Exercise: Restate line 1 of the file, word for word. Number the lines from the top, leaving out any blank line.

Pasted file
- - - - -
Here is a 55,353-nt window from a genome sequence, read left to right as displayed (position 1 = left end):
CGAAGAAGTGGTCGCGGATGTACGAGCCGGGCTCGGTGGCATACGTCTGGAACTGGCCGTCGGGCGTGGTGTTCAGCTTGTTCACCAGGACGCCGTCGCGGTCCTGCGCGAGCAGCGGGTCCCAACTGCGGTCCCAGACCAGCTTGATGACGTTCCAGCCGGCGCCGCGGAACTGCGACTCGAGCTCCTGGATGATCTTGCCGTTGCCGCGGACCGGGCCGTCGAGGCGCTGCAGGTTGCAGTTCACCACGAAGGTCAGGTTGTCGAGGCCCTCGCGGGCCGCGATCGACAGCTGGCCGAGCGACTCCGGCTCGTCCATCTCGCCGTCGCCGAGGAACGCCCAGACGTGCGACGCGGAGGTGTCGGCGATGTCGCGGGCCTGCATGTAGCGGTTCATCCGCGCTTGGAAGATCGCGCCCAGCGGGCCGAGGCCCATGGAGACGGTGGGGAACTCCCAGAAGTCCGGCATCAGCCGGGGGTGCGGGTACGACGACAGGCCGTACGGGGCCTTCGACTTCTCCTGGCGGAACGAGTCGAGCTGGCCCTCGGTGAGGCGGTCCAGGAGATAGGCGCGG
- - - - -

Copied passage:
Here is a 55,353-nt window from a genome sequence, read left to right as displayed (position 1 = left end):